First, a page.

Obama Morehouse Speech: If Obama Speaks Down to Black America, Black America Should Speak Up

On the heels of President Obama’s commencement speech to Morehouse College last weekend, there has been a resurgence of the minor uproar that seems to accompany this president whenever he or his wife address an audience that is primarily black. Ta-Nehisi Coates over at The Atlantic, ever the critic of race in politics, speaks up about the speech and its companions through the years that Obama has been in the public spotlight in “How the Obama Administration Talks to Black America.” Though Coates is unabashedly a fan of the first couple, he takes issue with the way that the Obamas speak to black audiences. And he makes some pretty good points. But I think that the response to such a speech in the black community should be different. Instead of annoyance and resentment, perhaps we should be responding to the president by speaking more ourselves.

First, a quick examination of the origins of such speech is in order. Given the circumstances and times under which President Obama and his wife grew up (poor and in the '60s) as well as his career path (community organization), are we who are young and enlightened expecting too much from him in a speech to black audiences? I can't believe that Obama is so disconnected that he really feels that black audiences need to be bashed over the head with the “no excuses” track every time he’s in a room alone with a group of us. But perhaps from his perch in Washington, he may not see that the sermonizing (which is what it is – black congregations get these messages in church all the time) falls on deaf ears at best, and inspires more than passing annoyance at worst.

Some might think that his background in community organizing should give him an edge in being able to speak the language of chronically disadvantaged people. But given when and where he was organizing, this may be exactly the type of speech that he used in those efforts. And why not? It’s powerful stuff. Sermons from black pulpits have a reputation for getting people stirred up, ready to move and make a change. That was one of the lessons of the Civil Rights era, that if black pastors preached, people would get up and move. There are entire seminary classes devoted to the style of black preaching, even in majority institutions. The style is persuasive and powerful. But somehow, we expect better from our president. We seem to expect him to overlook the faults within the community that still persist. We expect him to address policy instead of people even when the occasion might merit a more personalized approach. But his background suggests that his speeches are in line with a rich tradition that, while it may be out of date for the current generation, can still be effective in some circles.

Coates’s real problem seems to be that Obama saves this speech specifically for black audiences, going with a less "scornful" approach with whites. Citing the overwhelming black turnout in favor of the president in this past election, he says, “Perhaps they cannot practically receive targeted policy. But surely they have earned something more than targeted scorn,” referring to black audiences. It’s fortunate that Coates does not suggest that Obama apply the type of muscular rhetoric that he uses with blacks when speaking to white audiences. Can you imagine the president, any president, telling a predominantly white graduating class to (basically) get their lives together, avoid the stereotypes, and go out and make something of themselves? That would be absurd given the common notion that the majority of whites already have their stuff together and suffer little from stereotypes. The perception is that black people, especially black males, have an extra burden that can only be alleviated through a swift kick in the pants. It is this script that Obama follows to the letter, and it is the same script that has been read and re-read since well before Martin Luther King, Jr. was old enough to spell his own name.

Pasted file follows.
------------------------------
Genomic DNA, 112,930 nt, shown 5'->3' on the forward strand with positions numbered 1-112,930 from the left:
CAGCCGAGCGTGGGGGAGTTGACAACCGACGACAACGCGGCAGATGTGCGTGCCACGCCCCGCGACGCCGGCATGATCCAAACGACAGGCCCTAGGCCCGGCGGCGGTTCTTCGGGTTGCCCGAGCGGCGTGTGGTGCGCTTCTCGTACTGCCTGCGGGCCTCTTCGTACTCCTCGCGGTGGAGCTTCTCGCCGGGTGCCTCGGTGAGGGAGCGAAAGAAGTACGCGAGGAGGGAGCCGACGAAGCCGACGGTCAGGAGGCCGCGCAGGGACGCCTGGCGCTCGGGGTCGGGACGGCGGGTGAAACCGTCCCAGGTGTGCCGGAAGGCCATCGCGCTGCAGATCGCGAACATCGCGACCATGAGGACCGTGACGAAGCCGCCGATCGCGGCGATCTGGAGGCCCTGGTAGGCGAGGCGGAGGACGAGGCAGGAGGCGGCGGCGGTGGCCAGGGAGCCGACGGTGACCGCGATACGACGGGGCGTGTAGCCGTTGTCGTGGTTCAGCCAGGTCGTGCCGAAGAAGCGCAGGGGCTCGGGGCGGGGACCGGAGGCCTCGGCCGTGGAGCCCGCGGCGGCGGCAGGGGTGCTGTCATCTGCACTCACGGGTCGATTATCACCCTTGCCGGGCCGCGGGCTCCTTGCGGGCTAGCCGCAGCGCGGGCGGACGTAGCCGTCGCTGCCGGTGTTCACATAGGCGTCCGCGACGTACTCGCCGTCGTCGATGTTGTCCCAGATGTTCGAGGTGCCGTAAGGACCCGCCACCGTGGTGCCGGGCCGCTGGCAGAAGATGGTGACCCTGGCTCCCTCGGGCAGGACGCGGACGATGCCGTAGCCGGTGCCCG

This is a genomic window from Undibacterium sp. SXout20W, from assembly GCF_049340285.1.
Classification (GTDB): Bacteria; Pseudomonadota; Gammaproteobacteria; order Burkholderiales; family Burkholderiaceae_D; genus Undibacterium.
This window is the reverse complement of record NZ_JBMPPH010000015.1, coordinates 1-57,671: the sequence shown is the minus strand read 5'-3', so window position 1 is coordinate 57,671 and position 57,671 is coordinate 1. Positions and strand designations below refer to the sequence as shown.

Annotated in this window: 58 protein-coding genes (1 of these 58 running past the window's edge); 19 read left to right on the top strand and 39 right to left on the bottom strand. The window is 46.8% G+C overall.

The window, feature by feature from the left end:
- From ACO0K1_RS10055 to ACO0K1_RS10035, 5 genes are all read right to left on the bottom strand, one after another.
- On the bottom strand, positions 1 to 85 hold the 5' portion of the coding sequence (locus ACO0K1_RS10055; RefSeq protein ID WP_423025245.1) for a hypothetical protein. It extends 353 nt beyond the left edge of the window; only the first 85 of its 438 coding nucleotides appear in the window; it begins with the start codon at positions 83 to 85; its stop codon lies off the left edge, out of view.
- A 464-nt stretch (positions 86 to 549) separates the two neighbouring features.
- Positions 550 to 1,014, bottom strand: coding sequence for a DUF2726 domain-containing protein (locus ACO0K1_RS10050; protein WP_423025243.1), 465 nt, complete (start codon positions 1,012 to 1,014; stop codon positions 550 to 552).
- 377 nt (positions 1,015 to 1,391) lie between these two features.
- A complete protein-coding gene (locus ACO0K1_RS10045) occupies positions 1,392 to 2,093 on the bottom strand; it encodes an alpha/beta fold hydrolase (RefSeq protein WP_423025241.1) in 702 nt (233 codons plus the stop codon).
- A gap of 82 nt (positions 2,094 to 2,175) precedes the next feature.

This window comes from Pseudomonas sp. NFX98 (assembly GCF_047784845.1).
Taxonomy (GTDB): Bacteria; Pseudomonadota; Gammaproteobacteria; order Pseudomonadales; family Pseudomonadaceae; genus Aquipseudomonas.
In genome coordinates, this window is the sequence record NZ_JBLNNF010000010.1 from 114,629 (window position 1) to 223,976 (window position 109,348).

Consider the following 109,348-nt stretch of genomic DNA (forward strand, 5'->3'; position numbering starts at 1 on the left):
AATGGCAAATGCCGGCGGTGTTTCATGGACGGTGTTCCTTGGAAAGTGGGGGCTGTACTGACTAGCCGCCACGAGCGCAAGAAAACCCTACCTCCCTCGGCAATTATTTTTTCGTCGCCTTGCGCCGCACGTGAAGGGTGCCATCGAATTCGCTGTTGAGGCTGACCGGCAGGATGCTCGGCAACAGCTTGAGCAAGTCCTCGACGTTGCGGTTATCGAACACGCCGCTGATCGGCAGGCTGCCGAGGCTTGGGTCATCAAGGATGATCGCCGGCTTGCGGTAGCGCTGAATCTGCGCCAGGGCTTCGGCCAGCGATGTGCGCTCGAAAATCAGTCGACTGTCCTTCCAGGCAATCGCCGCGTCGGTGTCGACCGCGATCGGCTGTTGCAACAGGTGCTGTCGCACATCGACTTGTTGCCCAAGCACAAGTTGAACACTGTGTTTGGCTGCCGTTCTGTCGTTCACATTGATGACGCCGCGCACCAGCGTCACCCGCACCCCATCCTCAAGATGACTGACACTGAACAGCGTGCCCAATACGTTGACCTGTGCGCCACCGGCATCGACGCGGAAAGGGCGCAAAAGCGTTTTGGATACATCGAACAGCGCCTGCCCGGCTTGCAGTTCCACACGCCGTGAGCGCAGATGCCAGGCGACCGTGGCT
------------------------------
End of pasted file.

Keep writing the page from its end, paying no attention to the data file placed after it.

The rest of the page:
The script, though venerated in many places, is outdated and in desperate need of revision. But who should take responsibility for leading the change? By the assertion of Coates and others, the president and every other upstanding black person should take the reins and offer a more constructive narrative for black people to live up to. And just maybe the country’s first black president should lead the way — even though he’s more than a bit busy with the economy, a few wars, an obstinate Congress, natural disasters, and a few other minor issues. He’s got the platform. He should use it, right? But in this hyper-connected world where each person has the ability to broadcast their own voice and possibly influence millions of others, we should question whether it is really the job of the political and economic elite to tell us what we should already know. Perhaps those of us out here who are doing well, those of us who have already done exactly what Obama has been preaching, should show the way. We should use our platform to speak in a manner that causes the dominant narrative around black youth to change for the better. We have the opportunity and the resources. It's time we use them. Maybe then we won’t have to endure any more sermons on responsibility and excuses.

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Nate Abrams

I'm a systems guy, which means that I look at almost everything in terms of interconnections, feedback loops, architecture and scale. In other words, I look for the big picture and the deeply buried reasons for why things are the way they are.

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